Pace the great Austrian statesman Metternich who used a similar phrase in his famous put-down of Italy’s ambitions to become a united state, it seems long past time to broaden the discussion that so far has fixated on Scottish independence and ask the broader question: what is Britain for? Retired colonels staring out over their acre of Tunbridge Wells now grip their pink gins tighter and start composing a letter to the Times to defend all that is holy about this sceptred isle, this plot, this realm, this…England.
Ay, there’s the rub. Scratch a unionist argument for Britain and you soon find the talk turn to England. Indeed, ’twas ever thus—but the reason nobody bothered is that most people benefited from the global con trick that was the British Empire and so forged a career with little real thought to the culture from which it benefited, Currently the UK consists of three real countries, a sham country and some islands. We’ll leave those islands out this for now and presume Scotland chooses independence. How will what remains proceed?
Any future for the term rUK meaning ‘rest of the UK’ must to be ditched at the start. The ‘United’ part derives from the 1707 Treaty. With Scotland gone, any union is—de facto as well as de jure—null and void, so there will be nothing to be the ‘rest’ of. Which brings us to the sham country. Northern Ireland is a product of English political necessity, born out of trying to rescue pride from the centuries-long car crash that was England’s first colony.
That the bulk of the Irish (including many in Ulster) felt seriously gypped in 1922 when the mighty Raj flinched at total humiliation and used extremist Protestant ‘loyalists’ as an cover for an international frontier where none existed before to make Northern Ireland a ‘country’. The ‘unionist’ part of the Tory party’s real name (Conservative and Unionist Party) actually refers to Ireland and not Scotland. S0 we’re not going to get much logic or sense out of them while they’re in power—nor have we for 90 years. But does it matter?
Time was Ulster always returned a dozen Ulster Unionists to Westminster and common causes wedded them to the Tories. But nature has a way of dealing with political Luddites; it is estimated that, after the next general election, Catholics will form the majority in Ulster. So, with the growing ferrets-in-a-sack postures adopted by Protestant politicos, the prospect of a majority Ulster vote to finally rejoin Ireland (and the real world) can only be a decade away. If ‘United Kingdom’ has not been decently buried before, that will surely do it and plant a Cenotaph to the 3,600 who died while the country was artificially split.
Which brings us to Welsh Wales. Conquered so early, it can hardly be considered a colony. It has been treated as an integral part of England so long the astonishment is it didn’t disappear into English culture as totally as Mercia or Wessex. But not only did the Welsh keep their language but their creativity with it, especially in song. After a hesitant start with their Assembly, their tail is now up, seeking Parliamentary powers and status for it and the parallel decline here of unionist parties as in Scotland points the way, albeit more slowly, towards independence.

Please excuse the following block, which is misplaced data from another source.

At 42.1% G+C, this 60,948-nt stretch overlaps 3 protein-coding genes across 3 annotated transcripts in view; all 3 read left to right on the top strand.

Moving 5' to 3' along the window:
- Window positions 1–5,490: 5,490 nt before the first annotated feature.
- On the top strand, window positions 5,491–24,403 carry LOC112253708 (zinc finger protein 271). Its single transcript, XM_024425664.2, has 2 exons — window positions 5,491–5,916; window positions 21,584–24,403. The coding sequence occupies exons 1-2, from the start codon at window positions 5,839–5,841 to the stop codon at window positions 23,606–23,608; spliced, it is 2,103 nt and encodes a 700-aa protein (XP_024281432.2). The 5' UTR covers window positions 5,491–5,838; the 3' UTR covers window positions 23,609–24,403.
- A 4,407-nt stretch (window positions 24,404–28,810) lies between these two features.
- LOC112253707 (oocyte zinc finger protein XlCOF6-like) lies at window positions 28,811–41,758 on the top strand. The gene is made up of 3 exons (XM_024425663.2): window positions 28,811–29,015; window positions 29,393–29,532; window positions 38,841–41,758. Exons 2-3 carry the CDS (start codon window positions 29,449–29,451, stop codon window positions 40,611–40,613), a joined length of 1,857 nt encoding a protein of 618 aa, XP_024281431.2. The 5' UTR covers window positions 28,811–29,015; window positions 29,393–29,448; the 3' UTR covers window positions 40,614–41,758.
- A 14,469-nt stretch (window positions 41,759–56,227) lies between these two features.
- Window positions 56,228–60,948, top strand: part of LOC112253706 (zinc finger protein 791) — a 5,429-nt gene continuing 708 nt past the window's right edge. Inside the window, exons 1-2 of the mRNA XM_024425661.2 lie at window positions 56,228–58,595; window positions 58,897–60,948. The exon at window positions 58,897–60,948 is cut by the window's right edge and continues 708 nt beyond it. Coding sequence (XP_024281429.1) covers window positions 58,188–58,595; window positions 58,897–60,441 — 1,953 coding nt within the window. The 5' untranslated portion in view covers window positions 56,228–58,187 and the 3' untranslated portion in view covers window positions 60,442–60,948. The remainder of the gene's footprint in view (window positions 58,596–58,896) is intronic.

Though they will have another 20-30 years to adjust to it during the above, it is likely that England will still not have grown up and stopped hiding behind the delusion of a political entity (let alone a robust political entity) called ‘Britain’. But, as they are not stupid, confronted with fact, they will adapt and adjust, finding it surprising when they present themselves as a medium-scale affluent and influential Western country of 53m people which everyone else has regarded them as since WW2.
Freed of having to constantly combat Anglo-centric entrenched London bias, Dublin, Edinburgh and Cardiff will form a more equitable (and profitable) civic union, if England’s smart (which I believe) and joins,. A bloc of such common causes—much like Scandinavia—will advance an enlightened business-oriented global outlook, backed by 68m people with global reach. Freed of their periphery, the English can go back to what they’re good at: disarming charm with the financial morals of a barracuda. The other three countries can get on with being the different places they always were, but adding colour from the superficial (blarney/music/kilts) to the substantial (energy/tourism/research).
Each would engage with the world/EU/each other as much/little as they wanted but if the experience elsewhere is anything to go by, pragmatic arrangements among the four would soon appear—and even new bonds with, say, Scandinavians or Low Countries that have much in common in terms of fishing or environment or social policy.
And, instead of 90 MEPs (78 for UK; 12 for Eire) we could do better, deploying at least 15 for Ireland, similar for Scotland, perhaps 10 for Wales and still send 69 from England alone. That gives us ‘clout’ of 19 more MEPs. Not only would this put UKIP’s gas at the peep but by doing that, we’d gather more EU friends and get more done there on behalf of all the people of Britain. Separately, all four of us would actually stand taller.
Which would slip its backward-looking, xenophobic overtones of ‘Great’ and morph into a harmless geographic collective term for the power-artist formerly known as Britain.